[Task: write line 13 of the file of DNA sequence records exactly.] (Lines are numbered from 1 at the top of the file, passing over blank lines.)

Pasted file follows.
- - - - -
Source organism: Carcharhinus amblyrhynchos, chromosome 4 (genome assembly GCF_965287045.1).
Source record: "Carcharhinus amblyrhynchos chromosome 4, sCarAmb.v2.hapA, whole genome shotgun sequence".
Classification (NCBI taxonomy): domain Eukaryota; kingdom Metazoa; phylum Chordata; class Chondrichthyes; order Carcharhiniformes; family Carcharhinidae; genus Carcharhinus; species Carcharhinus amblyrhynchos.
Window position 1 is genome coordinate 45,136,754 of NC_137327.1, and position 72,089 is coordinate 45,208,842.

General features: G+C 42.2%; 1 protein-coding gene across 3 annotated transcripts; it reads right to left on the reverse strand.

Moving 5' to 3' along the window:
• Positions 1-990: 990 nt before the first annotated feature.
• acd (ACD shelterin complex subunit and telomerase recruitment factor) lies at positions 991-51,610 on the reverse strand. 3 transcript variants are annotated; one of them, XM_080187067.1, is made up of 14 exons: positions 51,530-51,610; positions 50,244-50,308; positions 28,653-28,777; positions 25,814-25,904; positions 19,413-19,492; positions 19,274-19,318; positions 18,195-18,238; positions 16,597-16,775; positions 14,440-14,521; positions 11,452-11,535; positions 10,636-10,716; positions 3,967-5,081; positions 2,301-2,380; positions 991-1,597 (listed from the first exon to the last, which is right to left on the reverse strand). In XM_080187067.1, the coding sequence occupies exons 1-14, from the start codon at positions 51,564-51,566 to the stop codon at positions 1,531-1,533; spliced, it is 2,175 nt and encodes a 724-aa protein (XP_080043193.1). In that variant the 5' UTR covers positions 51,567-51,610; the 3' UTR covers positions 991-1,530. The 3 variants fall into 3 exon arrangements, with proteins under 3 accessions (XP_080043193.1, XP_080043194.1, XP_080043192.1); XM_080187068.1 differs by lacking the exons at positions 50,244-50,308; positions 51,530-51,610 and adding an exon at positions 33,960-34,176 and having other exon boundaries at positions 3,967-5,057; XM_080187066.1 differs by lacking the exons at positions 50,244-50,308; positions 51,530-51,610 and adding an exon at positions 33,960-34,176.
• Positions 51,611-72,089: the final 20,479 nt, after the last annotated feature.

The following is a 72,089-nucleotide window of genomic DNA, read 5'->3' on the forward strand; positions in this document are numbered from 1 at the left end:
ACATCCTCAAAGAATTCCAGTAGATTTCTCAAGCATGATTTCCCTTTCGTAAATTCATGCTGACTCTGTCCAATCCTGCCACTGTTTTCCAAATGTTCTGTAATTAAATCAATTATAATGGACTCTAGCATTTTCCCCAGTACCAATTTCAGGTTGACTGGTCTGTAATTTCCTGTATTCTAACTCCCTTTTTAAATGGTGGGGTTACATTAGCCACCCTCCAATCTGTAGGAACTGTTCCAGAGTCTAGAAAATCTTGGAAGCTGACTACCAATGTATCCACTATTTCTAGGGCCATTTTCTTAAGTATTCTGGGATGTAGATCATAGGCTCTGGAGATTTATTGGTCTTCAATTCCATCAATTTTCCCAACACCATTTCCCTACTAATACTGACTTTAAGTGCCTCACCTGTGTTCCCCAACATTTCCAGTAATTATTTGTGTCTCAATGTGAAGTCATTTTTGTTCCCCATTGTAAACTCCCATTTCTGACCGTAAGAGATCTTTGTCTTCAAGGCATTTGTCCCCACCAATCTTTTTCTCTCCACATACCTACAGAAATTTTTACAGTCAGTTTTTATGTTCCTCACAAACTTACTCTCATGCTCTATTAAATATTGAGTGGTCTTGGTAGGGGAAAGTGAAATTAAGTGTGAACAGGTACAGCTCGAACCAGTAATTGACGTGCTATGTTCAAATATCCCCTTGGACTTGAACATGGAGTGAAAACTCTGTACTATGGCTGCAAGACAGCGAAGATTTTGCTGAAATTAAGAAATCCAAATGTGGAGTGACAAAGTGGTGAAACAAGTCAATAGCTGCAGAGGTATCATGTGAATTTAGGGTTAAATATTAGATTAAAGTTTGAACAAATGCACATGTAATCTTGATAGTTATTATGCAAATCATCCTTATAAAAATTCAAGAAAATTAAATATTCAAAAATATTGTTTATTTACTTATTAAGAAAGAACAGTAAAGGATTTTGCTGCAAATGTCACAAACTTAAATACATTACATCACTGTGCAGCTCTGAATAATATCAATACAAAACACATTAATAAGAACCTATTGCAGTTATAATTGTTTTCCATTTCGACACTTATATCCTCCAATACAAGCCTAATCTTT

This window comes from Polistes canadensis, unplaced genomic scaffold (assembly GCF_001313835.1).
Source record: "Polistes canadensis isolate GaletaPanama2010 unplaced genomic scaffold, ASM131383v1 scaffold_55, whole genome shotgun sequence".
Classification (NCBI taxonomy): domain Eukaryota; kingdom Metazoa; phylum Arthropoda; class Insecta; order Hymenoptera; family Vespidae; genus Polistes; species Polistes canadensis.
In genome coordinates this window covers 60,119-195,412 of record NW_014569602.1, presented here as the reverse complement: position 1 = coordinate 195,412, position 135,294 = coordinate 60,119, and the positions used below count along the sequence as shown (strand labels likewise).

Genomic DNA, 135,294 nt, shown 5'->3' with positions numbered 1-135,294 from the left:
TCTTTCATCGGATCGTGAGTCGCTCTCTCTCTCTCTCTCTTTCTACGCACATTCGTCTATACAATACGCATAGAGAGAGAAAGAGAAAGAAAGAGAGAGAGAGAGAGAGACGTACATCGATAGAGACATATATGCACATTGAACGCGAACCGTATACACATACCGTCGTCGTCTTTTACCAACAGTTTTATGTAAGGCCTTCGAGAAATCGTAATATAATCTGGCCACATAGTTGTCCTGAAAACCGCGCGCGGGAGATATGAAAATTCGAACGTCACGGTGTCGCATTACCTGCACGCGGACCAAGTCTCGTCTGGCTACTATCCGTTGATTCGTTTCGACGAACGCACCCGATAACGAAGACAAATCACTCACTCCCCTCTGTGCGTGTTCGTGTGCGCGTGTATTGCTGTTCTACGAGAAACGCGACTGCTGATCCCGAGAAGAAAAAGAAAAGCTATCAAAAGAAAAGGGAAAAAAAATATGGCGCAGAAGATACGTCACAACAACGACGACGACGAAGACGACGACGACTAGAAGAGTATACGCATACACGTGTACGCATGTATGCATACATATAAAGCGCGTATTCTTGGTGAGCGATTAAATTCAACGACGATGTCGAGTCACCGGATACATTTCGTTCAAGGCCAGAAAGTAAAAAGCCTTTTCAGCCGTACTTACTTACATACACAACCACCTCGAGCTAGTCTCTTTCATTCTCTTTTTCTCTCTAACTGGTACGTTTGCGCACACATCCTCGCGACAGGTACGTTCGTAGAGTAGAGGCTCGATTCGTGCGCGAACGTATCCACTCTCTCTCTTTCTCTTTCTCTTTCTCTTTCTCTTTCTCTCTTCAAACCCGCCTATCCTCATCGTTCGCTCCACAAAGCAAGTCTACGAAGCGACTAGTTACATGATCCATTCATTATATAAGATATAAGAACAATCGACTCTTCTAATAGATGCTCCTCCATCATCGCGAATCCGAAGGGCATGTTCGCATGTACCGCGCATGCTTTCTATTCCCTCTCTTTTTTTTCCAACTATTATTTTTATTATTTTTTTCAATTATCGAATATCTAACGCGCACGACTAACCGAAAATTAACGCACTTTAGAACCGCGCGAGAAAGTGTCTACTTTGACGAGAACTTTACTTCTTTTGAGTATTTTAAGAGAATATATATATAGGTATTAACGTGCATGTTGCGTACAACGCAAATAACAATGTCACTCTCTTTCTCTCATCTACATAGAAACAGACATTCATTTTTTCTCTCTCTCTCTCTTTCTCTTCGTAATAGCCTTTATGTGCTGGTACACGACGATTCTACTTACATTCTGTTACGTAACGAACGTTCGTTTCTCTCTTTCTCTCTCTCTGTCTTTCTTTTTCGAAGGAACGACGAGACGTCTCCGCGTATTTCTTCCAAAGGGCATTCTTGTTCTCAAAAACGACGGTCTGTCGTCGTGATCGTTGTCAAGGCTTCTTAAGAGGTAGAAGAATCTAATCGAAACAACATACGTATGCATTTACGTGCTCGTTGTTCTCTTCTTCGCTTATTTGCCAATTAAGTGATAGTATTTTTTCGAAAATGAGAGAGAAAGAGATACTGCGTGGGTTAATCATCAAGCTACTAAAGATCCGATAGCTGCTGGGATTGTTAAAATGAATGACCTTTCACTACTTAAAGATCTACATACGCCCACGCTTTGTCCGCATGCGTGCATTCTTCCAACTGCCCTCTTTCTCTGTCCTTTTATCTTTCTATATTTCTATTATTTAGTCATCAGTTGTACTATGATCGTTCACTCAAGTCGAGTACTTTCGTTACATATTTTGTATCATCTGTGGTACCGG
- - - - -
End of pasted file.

Source record: "Polistes canadensis isolate GaletaPanama2010 unplaced genomic scaffold, ASM131383v1 scaffold_55, whole genome shotgun sequence".